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President Trump cites conspiracy theory to demand Florida stop recount with Republicans ahead

There is in fact no evidence of fraud.

French President Emmanuel Macron Hosts A Lunch For The commemoration Of The 100th Anniversary Of The End Of The First World War Guido Bergmann/Bundesregierung via Getty Images

President Trump demanded on Monday morning that Florida halt its ongoing, legally required statewide recounts while the Republican candidates are still ahead, claiming, without evidence, that “many ballots are missing or forged” and the ballots are “massively infected.”

“An honest vote count is no longer possible-ballots massively infected,” Trump tweeted. “Must go with Election Night!”

Forging ballots, as Trump claims has happened in Florida, would be election fraud. Yet state and local officials have repeatedly said they have seen no evidence of criminal wrongdoing.

As NBC reported on Sunday:

State election monitors in Broward County told The Miami Herald on Saturday that they’ve seen no evidence of voter fraud. And Palm Beach County State Attorney Dave Aronberg, a Democrat, said he has seen no evidence of voter fraud in the county. In addition, the state agency tasked with overseeing elections said it is not investigating any claims of voter fraud.

There’s also a dark irony in Trump’s demand coming on Veterans Day: If the recount were to be halted immediately, it would have the effect of disenfranchising overseas military personnel who submitted absentee ballots that can be tallied until November 16.

The president is far from the only Republican pushing evidence-free allegations of fraud. Shortly before Trump tweeted his claim that “An honest vote count is no longer possible” on Monday morning, Republican Gov. Rick Scott, whose lead over incumbent Democratic Sen. Bill Nelson has shrunk to less than 13,000 at last count, went on Fox & Friends and accused Nelson of “trying to steal an election.”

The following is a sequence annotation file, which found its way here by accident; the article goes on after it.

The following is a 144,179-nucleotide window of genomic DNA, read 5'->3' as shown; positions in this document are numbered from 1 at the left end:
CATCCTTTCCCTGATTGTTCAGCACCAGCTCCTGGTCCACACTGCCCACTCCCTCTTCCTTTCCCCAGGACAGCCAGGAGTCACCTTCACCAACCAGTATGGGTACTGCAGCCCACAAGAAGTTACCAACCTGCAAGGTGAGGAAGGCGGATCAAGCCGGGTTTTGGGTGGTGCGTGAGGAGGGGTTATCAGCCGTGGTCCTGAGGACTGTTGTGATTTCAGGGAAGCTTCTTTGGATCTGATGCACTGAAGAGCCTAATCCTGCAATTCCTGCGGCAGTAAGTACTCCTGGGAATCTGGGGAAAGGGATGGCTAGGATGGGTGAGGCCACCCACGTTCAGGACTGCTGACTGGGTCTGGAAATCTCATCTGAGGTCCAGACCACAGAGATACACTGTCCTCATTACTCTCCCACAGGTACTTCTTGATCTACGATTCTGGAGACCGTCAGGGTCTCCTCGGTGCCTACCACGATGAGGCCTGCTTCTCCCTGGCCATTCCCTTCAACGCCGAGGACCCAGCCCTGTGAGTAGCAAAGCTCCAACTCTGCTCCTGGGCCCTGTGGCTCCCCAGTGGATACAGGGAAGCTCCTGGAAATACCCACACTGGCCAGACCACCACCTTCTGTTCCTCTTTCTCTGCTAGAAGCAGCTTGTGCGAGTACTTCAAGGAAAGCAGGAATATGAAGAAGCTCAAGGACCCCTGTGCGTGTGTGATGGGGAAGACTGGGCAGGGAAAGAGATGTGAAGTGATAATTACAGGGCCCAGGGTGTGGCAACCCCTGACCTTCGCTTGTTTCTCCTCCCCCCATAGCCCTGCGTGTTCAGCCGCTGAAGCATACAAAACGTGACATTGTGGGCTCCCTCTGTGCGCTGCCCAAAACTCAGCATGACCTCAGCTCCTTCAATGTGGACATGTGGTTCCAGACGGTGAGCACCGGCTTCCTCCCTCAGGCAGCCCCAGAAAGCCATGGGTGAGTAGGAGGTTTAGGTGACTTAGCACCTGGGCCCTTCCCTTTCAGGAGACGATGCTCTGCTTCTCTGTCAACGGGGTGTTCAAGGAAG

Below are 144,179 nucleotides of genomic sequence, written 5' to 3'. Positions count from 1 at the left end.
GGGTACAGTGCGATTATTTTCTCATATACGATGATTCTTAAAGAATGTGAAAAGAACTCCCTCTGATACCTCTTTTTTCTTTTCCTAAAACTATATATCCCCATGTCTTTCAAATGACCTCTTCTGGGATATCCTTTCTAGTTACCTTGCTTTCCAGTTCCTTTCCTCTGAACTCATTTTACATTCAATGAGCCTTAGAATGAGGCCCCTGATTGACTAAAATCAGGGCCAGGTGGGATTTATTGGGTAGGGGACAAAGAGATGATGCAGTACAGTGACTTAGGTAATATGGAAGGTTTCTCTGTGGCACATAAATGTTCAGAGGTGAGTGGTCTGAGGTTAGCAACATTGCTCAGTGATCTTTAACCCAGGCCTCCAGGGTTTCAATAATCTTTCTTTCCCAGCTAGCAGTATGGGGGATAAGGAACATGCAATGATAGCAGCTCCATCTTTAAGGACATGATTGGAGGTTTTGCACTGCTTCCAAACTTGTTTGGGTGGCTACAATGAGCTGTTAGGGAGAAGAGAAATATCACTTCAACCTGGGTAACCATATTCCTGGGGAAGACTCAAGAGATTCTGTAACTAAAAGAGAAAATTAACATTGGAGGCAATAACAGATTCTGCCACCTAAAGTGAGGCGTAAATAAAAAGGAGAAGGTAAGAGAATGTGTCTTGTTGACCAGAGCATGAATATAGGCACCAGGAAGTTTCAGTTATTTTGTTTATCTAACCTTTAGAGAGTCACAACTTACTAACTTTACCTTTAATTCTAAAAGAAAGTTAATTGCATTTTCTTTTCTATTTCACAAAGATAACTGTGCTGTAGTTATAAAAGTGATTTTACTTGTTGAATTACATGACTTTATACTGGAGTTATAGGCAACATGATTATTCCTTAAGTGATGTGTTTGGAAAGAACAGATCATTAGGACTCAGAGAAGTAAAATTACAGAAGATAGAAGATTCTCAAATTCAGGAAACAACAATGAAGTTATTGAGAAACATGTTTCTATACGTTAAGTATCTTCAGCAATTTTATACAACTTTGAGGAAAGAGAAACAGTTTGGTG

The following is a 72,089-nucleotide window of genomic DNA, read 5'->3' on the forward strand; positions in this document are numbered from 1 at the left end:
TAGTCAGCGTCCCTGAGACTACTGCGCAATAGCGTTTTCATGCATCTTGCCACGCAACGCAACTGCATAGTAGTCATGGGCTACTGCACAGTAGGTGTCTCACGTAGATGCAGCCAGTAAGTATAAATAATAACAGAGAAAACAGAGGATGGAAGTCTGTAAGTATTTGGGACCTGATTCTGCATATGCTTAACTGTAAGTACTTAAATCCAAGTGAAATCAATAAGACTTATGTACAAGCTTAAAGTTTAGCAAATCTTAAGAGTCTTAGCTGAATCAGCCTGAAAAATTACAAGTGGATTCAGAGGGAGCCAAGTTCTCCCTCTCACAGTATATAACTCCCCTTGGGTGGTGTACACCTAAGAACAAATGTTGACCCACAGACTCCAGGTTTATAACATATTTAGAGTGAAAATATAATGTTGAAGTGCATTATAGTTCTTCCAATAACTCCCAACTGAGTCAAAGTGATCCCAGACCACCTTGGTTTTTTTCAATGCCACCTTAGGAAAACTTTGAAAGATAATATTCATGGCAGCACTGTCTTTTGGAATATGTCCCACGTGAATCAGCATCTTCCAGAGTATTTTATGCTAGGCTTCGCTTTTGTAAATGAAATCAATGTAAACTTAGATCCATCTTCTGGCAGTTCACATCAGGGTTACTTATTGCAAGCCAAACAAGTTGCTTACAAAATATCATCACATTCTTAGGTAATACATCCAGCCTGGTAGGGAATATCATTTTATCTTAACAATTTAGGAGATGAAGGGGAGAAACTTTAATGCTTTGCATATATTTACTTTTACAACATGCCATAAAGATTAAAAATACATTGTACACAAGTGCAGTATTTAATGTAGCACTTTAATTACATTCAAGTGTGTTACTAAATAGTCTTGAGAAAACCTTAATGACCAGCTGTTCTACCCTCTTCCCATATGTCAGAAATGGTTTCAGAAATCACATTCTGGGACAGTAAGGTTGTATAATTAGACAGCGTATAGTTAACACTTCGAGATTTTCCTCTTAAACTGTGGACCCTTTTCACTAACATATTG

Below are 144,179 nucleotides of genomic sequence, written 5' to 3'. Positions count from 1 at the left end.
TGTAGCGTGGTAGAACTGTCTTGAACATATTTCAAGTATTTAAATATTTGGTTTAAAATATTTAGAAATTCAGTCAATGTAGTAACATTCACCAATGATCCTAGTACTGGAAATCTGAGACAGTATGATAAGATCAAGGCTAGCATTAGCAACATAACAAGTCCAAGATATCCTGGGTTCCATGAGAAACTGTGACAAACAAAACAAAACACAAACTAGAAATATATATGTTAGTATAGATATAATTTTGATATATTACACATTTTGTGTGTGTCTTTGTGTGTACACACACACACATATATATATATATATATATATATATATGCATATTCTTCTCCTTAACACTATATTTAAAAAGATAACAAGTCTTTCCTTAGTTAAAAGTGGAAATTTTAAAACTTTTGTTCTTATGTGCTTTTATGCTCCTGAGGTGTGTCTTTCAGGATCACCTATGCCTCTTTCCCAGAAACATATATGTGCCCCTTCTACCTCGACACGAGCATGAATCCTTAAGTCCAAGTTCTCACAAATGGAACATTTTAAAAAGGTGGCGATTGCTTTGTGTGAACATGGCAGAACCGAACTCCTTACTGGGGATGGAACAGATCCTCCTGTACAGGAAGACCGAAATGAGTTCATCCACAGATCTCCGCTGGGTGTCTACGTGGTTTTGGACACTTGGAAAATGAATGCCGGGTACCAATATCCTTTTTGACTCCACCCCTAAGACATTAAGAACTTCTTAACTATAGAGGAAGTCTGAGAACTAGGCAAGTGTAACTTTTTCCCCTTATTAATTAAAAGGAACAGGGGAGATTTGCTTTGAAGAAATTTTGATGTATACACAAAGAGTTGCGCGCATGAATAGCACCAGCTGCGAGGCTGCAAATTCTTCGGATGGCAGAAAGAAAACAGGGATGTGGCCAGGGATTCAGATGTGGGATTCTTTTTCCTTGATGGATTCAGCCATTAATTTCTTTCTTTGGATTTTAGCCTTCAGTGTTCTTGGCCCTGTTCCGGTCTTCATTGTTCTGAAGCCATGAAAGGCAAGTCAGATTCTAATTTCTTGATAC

During a Fox News appearance on Sunday, Scott was even more explicit, accusing Nelson of “clearly trying to commit fraud to win this election.”

Sen. Marco Rubio (R-FL) has also cited a mistake Broward County officials made with 22 improperly cast ballots that were accidentally mixed in with valid provisional ones to make dark insinuations about possible widespread voter fraud.

In fact, the allegations made by Trump, Rubio, Scott, and others have been debunked by Scott’s own election monitors.

During a news conference last week, Scott asked state law enforcement to investigate “rampant fraud” related to the election. On Saturday, Florida State Department spokesperson Sarah Revell followed up in an email to reporters announcing that “Our staff has seen no evidence of criminal activity at this time.” The Washington Examiner reports, “Two staffers from Scott’s Department of Elections have been stationed in Broward County since at least Nov. 6 to oversee the administration of election processes,” and neither has reported any evidence of criminal activity.

Trump’s true concern appears to be making sure as many Republicans win elections as possible: Last Friday, he pushed similarly evidence-free accusations of fraud about the US Senate election in Arizona, where Republican Martha McSally now appears to have lost to Democrat Kyrsten Sinema after being slightly ahead on election night.

Trump’s tweet was seemingly in response to a Fox News segment that had just run about the Arizona Republican Party suing over the handling of ballots where there were issues with a voter’s signature. As Vox explained, the lawsuit actually “is about consistency in how the state matches signatures between ballots and voters, and whether voters should be called to verify their votes.” It has nothing to do with “Electoral corruption,” as Trump put it.